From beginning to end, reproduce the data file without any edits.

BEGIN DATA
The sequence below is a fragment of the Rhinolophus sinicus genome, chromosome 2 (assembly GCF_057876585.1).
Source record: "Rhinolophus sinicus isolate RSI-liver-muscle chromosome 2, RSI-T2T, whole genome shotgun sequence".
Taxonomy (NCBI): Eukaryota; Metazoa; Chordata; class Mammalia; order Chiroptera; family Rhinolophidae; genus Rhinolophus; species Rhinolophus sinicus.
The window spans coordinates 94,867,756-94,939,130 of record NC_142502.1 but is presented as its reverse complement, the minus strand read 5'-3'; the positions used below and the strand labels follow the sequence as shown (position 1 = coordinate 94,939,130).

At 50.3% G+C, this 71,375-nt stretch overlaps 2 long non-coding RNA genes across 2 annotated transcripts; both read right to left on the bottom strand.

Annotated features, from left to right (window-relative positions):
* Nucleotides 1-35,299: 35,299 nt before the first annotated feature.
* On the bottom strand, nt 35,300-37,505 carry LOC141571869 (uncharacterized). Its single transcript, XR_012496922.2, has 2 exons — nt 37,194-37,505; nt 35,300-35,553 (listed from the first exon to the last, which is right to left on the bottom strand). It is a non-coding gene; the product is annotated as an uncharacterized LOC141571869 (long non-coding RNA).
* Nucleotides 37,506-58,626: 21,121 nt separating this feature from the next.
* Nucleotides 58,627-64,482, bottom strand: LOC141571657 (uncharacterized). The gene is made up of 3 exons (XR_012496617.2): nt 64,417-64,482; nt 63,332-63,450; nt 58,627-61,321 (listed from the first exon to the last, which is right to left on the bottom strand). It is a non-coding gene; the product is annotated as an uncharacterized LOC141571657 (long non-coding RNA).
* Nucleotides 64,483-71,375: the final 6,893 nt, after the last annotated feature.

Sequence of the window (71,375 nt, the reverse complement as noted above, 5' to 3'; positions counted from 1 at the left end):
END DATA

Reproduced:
The sequence below is a fragment of the Rhinolophus sinicus genome, chromosome 2 (assembly GCF_057876585.1).
Source record: "Rhinolophus sinicus isolate RSI-liver-muscle chromosome 2, RSI-T2T, whole genome shotgun sequence".
Taxonomy (NCBI): Eukaryota; Metazoa; Chordata; class Mammalia; order Chiroptera; family Rhinolophidae; genus Rhinolophus; species Rhinolophus sinicus.
The window spans coordinates 94,867,756-94,939,130 of record NC_142502.1 but is presented as its reverse complement, the minus strand read 5'-3'; the positions used below and the strand labels follow the sequence as shown (position 1 = coordinate 94,939,130).

At 50.3% G+C, this 71,375-nt stretch overlaps 2 long non-coding RNA genes across 2 annotated transcripts; both read right to left on the bottom strand.

Annotated features, from left to right (window-relative positions):
* Nucleotides 1-35,299: 35,299 nt before the first annotated feature.
* On the bottom strand, nt 35,300-37,505 carry LOC141571869 (uncharacterized). Its single transcript, XR_012496922.2, has 2 exons — nt 37,194-37,505; nt 35,300-35,553 (listed from the first exon to the last, which is right to left on the bottom strand). It is a non-coding gene; the product is annotated as an uncharacterized LOC141571869 (long non-coding RNA).
* Nucleotides 37,506-58,626: 21,121 nt separating this feature from the next.
* Nucleotides 58,627-64,482, bottom strand: LOC141571657 (uncharacterized). The gene is made up of 3 exons (XR_012496617.2): nt 64,417-64,482; nt 63,332-63,450; nt 58,627-61,321 (listed from the first exon to the last, which is right to left on the bottom strand). It is a non-coding gene; the product is annotated as an uncharacterized LOC141571657 (long non-coding RNA).
* Nucleotides 64,483-71,375: the final 6,893 nt, after the last annotated feature.

Sequence of the window (71,375 nt, the reverse complement as noted above, 5' to 3'; positions counted from 1 at the left end):